Step 6: Wire up the 8 LED Strands

Picture of Wire up the 8 LED Strands
I chose wire wrap as the wiring method for this project because:
  1. it’s cheap
  2. there are no toxic fumes
  3. there is no risk of overheating and destroying LED’s
  4. it’s easy to undo, so repairs are easier
  5. it’s relatively quick to do
  6. it’s as reliable as soldering – perhaps more reliable, since there’s no risk of cold-soldered joints
  7. the wire is so thin that it can be threaded into the gaps between the foam matrix pieces
If you are not familiar with wire wrapping, Wikipedia has a detailed introduction to the technique.  I was a bit worried that the 30AWG wire would be too thin to handle the current running through the matrix.  I consulted some tables on the Internet, I found that 30AWG solid wire has a resistance of 105.2 Ω/1000 ft. I estimated an upper bound of 4 ft of wire, so that’s ~.4Ω – probably insignificant for this application. Next, I found that the current carrying ability (Ampacity) is estimated at .144A by most tables, but one actually had it listed at .86A. The LED’s I used run at a maximum of 20mA per color. In a column, a maximum of 1 LED at a time is lit, so it’s definitely in spec. On the other hand, if a whole row is driven w/ the with all 3 colors lit, we can end up with 8 x 3 x 20mA = 480mA. This is way over the .144A spec, but below the .86A spec. I decided to just try it, and if I encountered problems, I would put multiple wires in parallel for the rows.  After testing, I found that using single wires for the rows worked fine ... they did not heat up at all.

The schematic diagram for a common anode 8x8 RGB matrix is depicted above. We are going to wire our matrix, composed of 5mm LED's, in the same fashion.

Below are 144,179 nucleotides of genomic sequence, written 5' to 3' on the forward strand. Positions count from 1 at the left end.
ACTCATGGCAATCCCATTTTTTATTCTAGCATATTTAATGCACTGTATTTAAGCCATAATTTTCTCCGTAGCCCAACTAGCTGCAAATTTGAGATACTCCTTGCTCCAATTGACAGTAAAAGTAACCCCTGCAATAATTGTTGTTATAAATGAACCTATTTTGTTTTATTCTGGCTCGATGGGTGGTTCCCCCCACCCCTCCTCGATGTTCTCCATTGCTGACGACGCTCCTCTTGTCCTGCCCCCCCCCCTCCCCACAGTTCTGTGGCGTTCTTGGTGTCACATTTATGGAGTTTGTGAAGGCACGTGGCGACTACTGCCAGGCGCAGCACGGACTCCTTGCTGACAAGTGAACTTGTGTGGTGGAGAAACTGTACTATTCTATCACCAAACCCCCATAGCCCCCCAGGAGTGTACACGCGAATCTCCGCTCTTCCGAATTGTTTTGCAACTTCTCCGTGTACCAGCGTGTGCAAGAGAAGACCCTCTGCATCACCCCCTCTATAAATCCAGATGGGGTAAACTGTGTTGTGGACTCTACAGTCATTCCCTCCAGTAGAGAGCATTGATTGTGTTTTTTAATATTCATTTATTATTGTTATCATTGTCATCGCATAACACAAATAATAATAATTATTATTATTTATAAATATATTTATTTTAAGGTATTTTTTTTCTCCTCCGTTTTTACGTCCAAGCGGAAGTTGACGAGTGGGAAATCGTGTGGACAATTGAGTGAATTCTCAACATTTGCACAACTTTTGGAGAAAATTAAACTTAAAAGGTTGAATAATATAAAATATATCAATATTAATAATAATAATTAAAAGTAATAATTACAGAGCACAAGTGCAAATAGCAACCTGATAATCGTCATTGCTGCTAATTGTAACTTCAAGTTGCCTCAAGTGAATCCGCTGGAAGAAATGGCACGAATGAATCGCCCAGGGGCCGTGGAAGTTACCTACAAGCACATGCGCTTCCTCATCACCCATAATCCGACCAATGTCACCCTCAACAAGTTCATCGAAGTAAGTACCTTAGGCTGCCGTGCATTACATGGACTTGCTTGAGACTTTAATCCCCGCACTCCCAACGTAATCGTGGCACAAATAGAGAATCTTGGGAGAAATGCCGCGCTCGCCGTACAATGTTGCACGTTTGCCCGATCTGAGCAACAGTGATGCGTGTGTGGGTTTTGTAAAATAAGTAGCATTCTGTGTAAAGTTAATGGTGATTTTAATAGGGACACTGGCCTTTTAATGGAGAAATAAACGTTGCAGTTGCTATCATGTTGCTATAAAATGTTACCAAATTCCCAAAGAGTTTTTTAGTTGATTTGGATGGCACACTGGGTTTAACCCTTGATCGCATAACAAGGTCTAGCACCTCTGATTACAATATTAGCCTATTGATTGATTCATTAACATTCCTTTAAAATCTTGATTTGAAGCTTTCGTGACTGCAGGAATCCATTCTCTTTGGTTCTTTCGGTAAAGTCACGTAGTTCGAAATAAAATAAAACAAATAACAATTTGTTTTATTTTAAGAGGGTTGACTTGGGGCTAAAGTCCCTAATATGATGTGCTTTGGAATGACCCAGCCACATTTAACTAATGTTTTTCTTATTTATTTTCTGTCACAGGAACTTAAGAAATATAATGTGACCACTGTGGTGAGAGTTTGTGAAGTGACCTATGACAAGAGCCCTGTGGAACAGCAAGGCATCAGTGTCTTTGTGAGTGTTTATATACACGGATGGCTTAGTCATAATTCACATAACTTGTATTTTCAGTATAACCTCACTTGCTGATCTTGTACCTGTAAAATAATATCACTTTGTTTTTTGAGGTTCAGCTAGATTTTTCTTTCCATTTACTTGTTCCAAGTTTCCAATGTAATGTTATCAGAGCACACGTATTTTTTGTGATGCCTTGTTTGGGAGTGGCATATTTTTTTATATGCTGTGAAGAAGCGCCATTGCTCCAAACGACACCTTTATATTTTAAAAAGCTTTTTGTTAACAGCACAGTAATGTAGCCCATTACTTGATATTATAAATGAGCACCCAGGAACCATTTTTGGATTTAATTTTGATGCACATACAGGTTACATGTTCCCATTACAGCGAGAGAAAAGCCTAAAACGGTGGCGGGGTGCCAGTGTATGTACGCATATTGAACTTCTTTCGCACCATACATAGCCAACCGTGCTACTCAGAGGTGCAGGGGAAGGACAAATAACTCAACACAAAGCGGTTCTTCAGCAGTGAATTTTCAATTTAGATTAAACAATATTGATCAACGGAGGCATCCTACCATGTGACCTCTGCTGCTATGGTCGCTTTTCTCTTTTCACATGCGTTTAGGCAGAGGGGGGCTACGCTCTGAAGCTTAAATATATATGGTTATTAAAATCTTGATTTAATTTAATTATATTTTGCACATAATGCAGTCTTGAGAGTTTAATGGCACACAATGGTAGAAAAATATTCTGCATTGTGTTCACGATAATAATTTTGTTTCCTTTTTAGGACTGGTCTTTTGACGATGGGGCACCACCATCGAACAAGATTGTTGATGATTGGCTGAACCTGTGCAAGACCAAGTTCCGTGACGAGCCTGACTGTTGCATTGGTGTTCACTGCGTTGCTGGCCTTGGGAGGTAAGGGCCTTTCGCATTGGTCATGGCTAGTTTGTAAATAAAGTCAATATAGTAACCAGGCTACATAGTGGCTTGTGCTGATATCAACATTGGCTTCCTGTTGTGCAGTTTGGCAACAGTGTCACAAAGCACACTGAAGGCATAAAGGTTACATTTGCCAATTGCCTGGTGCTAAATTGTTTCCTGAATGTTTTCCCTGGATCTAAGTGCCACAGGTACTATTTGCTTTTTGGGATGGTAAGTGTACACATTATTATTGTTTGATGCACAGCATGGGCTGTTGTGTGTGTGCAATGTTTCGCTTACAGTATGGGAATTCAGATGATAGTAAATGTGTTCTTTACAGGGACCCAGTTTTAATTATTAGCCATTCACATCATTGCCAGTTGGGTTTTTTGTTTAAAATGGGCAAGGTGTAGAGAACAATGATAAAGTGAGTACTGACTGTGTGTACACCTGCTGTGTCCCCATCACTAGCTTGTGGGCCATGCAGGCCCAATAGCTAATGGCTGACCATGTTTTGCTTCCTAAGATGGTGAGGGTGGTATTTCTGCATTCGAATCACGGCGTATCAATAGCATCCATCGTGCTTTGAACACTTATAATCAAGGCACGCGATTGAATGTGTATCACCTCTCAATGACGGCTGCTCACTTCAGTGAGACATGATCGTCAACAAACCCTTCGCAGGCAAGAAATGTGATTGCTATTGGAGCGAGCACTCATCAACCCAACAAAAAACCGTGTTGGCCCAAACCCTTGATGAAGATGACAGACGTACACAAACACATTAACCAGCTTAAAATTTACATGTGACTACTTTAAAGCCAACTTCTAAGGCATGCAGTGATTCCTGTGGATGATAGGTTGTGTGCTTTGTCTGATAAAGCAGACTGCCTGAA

We need a total of 8 strands of 8 LED's.  Each pair of LED's is connected with three 4" pieces of wire. The anode is the lead which is slightly longer.  In my photo above, the pins, from left to right, are Blue/Green/Anode/Red.

The red wires connect the red channel,  the white wires the green channel, and the blue wires the blue channel.  4" may sound a bit long, since the cells are only 2" wide, but I when you account for stripping the wire on both ends, and leaving enough slack to manipulate the LED's in while assembling the grid, 4" is a good length.  You will need 49 4" pieces of wire for each color - 147 pieces total.  While working on this step, I discovered a few things which make for a quicker and cleaner job:
  1. orient the pins of your LED's the same way while wiring them (e.g. blue pin on the left, red pin on the right)
  2. connect the R/G/B wires between each pair of LED's before moving to the next LED.  At first, I was connecting all the reds, then all the blues, then all the greens.  This method was a bit messier.
  3. spread the pins apart a bit before wrapping.  Otherwise, the wrapping tool will get caught on the adjacent wraps as you try to insert it 
  4. start the first wrap about halfway into each lead
  5. when connecting the second wire on each lead, just stack the wrap against the previous wrap.
Note that the anode pin is left unconnected at this stage.  This is because the anodes form the rows, which are perpendicular to the R/G/B cathode wires, which form the columns.
spiker5463 years ago
where did you connect the anode wires?
aridee879923 years ago
Hi Lincomatic!

I'm nearly finished with this project, but I was wondering if you put current limiting resistors anywhere in this circuit?

lincomatic (author)  aridee879923 years ago
You don't need current limiting resistors. The current is adjusted via software